“The Earth has Half as Many Animals as it did in 1970.”
“Are We Getting Used to Less Wildlife?”
These two headlines caught my attention this week. The first is from a High Country News story; the second aired on the BBC Radio program Shared Planet.
The High Country News article cites a World Wildlife Fund study, stating: “Population sizes of birds, mammals, reptiles, amphibians and fish have declined by 52 percent over the last 40 years.” (www.hcn.org/articles/the-earth-has-half-as-many-animals-as-it-did-in-1970).
The statistic is shattering, as if the world is collapsing beneath us. Or maybe not “as if”. And the collapse is created by humans.
In the American West, we can cheer that wolves are back, grizzly populations are expanding, and that megafauna has recovered at least a bit in many places. But that is all relative. Bison were close to extinction and now number 500,000 in North America, according to the Wildlife Conservation Society. Sounds good. But WCS also notes that only 20,000 of those animals are considered wild. Nothing compared to what was.
Which leads to the next story. Each generation knows only what it sees. History fades. Memories become stories that become lost. No one expects to see millions of bison roaming freely across vast plains. Living beings, entire species drop off the planet. Do people notice? The Shared Planet episode asks, “Is each generation getting used to living with less and less wildlife?” (www.bbc.co.uk/programmes/b04hvxb9). Does 50% fewer creatures on the planet make a dent in our awareness?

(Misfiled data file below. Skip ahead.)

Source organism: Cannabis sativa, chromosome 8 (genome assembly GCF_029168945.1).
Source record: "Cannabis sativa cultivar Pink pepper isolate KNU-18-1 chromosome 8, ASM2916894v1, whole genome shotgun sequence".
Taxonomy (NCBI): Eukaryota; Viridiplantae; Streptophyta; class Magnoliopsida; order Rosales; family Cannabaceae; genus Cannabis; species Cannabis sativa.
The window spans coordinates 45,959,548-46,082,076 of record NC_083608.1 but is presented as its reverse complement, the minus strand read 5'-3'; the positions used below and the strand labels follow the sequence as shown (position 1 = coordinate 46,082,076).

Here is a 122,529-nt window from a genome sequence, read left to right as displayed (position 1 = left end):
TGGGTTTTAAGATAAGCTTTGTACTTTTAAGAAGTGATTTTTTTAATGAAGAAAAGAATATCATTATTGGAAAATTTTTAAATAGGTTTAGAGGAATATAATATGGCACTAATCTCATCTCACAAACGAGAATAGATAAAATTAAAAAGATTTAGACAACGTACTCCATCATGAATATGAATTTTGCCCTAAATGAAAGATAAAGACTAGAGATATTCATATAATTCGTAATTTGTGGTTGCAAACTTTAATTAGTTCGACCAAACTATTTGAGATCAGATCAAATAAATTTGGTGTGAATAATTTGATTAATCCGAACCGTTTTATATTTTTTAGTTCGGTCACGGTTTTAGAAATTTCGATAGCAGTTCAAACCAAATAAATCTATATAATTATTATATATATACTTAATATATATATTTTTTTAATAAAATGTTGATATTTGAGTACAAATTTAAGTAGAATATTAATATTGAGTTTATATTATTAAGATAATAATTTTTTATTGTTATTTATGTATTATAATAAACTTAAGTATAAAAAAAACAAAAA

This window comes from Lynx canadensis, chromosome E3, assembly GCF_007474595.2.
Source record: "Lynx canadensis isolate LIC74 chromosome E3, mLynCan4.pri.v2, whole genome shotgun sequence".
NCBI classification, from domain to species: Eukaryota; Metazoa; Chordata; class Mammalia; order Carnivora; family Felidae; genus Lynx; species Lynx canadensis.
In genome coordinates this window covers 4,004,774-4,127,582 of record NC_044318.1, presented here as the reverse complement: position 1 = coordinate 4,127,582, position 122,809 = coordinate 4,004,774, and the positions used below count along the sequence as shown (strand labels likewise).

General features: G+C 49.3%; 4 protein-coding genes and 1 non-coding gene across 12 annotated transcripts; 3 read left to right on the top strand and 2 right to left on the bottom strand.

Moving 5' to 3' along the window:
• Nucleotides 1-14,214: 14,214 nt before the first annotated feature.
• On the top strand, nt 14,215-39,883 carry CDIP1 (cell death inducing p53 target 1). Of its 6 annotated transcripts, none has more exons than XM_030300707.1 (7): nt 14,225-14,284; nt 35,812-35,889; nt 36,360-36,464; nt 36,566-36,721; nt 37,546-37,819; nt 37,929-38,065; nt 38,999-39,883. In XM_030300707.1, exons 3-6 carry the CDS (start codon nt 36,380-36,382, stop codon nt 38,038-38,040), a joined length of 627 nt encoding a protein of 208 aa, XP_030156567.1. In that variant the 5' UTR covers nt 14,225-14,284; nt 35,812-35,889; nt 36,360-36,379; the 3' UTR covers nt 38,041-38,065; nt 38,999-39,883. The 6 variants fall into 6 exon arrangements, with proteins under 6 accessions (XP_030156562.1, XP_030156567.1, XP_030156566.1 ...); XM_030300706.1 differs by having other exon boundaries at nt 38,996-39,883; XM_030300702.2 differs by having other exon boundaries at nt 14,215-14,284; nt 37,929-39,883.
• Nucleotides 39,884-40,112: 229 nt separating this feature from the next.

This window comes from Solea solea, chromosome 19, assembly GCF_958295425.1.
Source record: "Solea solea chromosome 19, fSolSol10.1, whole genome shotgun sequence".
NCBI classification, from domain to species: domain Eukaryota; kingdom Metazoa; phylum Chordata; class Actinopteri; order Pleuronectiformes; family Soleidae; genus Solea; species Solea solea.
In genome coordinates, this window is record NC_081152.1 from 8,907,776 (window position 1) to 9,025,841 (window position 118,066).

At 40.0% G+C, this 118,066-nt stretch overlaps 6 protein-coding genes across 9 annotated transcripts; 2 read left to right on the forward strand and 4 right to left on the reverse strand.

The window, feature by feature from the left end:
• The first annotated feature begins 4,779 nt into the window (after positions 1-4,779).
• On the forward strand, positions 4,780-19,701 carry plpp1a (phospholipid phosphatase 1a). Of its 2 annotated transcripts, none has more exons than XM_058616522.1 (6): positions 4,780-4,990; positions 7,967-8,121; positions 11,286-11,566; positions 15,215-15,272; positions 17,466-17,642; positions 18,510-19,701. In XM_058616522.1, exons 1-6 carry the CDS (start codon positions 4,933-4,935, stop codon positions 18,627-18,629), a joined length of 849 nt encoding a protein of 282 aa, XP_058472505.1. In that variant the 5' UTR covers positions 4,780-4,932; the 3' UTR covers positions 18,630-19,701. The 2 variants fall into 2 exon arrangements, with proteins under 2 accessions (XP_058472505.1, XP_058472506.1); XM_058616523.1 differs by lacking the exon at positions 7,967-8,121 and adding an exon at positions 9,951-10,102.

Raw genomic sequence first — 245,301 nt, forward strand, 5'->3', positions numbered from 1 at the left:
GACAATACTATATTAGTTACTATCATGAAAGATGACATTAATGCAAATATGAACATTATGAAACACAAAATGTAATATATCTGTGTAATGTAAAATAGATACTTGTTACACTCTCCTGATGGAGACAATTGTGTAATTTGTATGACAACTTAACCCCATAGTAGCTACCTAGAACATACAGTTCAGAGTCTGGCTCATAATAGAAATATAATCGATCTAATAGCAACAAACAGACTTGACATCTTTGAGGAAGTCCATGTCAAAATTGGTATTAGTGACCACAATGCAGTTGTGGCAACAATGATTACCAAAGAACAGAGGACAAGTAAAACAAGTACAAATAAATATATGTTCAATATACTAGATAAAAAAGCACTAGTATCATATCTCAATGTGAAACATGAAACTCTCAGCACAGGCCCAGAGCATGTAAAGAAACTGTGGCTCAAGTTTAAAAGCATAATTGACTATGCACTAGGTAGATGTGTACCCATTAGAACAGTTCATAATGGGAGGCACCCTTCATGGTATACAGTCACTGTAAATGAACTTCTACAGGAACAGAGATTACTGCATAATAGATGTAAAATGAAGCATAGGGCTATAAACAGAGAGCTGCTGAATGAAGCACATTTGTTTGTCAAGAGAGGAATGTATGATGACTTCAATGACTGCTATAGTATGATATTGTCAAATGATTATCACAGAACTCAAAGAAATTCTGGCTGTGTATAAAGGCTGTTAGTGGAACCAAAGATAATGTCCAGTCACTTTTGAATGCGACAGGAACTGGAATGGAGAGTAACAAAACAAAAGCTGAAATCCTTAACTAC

The High Country News story notes this phenomenon as well: “Scientists call these sliding standards ‘shifting baseline syndrome,’ the process of ecological forgetting that causes each generation, ignorant of past abundance, to embrace as natural its degraded present.”
A friend just told me about a Montana river where he used to watch eagles when the fish spawned. Now, due to human impacts, the fish are mostly gone from that river – and so are the eagles. My friend remembers it, and mourns the loss. The next generation won’t hold that memory.
In these pages I often write of the wildlife and beauty that surround me, how lush and alive this landscape is, here on the edge of Yellowstone Park. But what might I have seen a thousand years ago? I have no memory. My ancestors have no memory. The people who knew this land a thousand years ago are gone, their entire culture violently uprooted, reduced. Not only animals are slipping from memory in the face of human impact.
I had hoped to end this blog with an inspirational thought, an idea for the future, or some positive comment about good work being done, a spark within the darkness. I will say – which is not a new idea, or really even an inspirational idea – that what is called for is an ecosystem approach that provides protected preserves and embraces the non-human within working and human-dominated landscapes; where all species are given space to live. An ecosystem approach may serve the wild better in the future than focusing on megafauna. Protecting the big species and their habitat does not seem to have a trickle-down effect to preserve the little critters – frogs to fish.
Yet, many people are calling for an ecosystem approach. Many groups are trying to implement such an approach. And life slips away.
Half the animals gone in 40 years.
And I can’t find that inspirational thought. I can’t find a way to end this blog on a positive note.